The collection doesn’t end, however, with this sequence but instead with a rather remarkable set of three poems called ‘What the buddha saw’. These poems hint, too, at displacement and dispersal, but their vantage point is (almost) entirely stationary: that of the statue of the Buddha in a semi-suburban setting, in a garden outside a house with a warehouse opposite. Various characters, some named and some unnamed, come and go regularly into the house and to and from work in the warehouse, but the Buddha’s only movement is to be turned round towards the end of the first poem, to face the warehouse and not the house. Here’s the poem from just before its half-way point:
They enter the warehouse, sign in, check mail, tease Lester Jack.
Through the office window, Jamila looks at the buddha’s round back.
In the break, Lester tells Jamila he’d do anything if dared.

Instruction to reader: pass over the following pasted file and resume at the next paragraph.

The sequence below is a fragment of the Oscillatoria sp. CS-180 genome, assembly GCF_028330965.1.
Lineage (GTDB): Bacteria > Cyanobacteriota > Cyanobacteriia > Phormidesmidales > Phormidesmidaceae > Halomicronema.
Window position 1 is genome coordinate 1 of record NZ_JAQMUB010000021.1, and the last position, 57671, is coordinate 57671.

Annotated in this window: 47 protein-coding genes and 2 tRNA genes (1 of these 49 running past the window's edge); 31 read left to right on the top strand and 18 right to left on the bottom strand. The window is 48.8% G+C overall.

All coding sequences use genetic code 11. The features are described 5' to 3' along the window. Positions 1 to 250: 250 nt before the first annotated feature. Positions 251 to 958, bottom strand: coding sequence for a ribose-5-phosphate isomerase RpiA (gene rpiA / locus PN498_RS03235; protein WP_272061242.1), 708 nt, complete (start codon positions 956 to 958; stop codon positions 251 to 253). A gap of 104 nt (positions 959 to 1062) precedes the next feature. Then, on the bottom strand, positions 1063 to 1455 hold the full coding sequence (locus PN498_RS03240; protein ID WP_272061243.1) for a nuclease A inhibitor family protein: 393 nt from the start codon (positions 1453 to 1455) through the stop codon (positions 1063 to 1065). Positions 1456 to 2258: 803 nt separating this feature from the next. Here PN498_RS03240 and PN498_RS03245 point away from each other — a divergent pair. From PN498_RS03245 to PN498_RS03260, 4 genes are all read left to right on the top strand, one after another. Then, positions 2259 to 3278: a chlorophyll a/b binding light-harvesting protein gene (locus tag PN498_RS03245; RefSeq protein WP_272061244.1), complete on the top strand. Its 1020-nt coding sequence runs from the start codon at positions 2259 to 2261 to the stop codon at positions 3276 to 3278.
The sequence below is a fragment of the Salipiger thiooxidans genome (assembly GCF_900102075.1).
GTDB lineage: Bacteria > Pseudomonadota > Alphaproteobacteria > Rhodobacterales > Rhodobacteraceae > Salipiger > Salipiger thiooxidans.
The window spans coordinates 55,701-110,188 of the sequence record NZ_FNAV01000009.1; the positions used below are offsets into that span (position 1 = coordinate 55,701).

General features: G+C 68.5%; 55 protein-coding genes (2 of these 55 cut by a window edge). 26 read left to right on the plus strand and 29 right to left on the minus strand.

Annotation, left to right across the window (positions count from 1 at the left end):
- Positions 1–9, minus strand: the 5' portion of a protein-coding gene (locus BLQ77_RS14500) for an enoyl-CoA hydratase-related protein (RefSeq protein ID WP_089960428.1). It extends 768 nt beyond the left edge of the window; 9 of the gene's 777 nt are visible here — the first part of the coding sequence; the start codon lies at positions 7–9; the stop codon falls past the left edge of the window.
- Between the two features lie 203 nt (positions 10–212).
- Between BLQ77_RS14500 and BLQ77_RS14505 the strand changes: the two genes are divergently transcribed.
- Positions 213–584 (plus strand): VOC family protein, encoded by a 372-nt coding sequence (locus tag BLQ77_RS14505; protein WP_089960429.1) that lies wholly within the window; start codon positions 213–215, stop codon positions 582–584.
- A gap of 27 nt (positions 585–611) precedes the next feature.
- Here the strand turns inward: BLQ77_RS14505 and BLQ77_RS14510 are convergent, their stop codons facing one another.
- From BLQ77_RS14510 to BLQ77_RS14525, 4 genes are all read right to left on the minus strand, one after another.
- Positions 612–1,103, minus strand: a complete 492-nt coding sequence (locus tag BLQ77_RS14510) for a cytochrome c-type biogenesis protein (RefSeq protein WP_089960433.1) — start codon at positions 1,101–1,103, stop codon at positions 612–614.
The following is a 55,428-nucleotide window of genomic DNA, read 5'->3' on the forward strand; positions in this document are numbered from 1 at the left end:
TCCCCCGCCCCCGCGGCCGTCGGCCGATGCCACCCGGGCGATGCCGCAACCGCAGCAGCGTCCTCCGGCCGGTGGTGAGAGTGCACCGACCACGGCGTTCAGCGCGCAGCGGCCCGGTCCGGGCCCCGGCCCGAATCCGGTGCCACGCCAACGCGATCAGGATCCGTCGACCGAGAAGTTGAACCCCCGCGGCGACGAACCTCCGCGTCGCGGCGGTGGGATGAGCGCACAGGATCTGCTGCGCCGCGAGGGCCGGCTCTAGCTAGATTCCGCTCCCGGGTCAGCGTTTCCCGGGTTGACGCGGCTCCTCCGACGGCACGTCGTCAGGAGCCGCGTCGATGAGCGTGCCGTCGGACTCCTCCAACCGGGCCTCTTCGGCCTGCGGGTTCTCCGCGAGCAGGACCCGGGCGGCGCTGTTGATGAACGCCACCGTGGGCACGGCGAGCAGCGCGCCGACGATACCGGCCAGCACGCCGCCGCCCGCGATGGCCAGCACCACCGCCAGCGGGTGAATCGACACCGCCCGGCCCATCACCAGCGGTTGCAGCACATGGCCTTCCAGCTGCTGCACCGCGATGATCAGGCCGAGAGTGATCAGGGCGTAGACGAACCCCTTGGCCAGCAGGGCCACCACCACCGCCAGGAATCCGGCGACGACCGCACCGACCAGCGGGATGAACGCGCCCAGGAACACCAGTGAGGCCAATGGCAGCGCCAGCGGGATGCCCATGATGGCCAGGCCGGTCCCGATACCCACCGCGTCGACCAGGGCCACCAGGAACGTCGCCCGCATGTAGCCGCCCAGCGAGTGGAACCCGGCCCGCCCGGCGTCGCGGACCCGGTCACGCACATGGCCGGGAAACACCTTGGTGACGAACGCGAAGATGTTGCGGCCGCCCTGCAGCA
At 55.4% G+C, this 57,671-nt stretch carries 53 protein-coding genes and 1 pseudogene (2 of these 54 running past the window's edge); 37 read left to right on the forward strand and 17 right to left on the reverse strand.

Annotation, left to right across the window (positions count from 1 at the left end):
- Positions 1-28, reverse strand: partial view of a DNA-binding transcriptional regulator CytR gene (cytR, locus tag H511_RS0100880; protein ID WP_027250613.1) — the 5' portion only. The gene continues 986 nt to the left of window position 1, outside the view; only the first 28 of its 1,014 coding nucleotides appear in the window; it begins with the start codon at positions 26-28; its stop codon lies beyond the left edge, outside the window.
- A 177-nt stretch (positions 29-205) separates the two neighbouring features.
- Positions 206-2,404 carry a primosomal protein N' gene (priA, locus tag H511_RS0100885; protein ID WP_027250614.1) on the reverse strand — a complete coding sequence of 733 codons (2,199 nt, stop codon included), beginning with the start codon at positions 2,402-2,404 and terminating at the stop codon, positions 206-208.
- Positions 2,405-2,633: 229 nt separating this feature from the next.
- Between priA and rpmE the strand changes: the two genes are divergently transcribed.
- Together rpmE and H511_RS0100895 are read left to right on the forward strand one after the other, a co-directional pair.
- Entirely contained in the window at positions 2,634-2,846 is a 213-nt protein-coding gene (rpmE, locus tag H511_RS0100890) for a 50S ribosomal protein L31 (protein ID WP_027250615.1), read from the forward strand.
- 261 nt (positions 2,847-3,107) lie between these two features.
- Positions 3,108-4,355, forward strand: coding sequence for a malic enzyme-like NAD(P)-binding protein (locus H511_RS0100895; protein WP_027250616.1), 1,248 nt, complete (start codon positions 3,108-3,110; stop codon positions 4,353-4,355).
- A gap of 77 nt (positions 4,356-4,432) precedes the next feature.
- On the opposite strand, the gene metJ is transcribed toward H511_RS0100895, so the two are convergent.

‘It’s my personality,’ he says, while Liane raises her eyes
to the ceiling and Soraya shakes her head. ‘OK Tiger,’
Jamila says. ‘That buddha in the garden opposite. I dare
you to turn it round.’ ‘What do I get?’ asks Lester Jack. ‘No kick
in the butt,’ says Liane. ‘A little less flack.’ Next day the figure
of the buddha smiles straight into Jamila’s eyes.
‘Thanks Lester,’ Jamila says. At dinner she buys him banoffi pie.
The buddha sits on his green plinth. Now sees the dawn
whitening the east. Watches the gravel leading to the gate
in the concrete wall, and the black shoes of the neat man going,
his neat shod feet coming back. Watches the ivy
growing up the wall, and pink flounces landing on the path.
And then there’s the woman, knowing
what she knows, watching him through the window over the street
smiling at his stone smile, at his tummy, resting on his stone feet.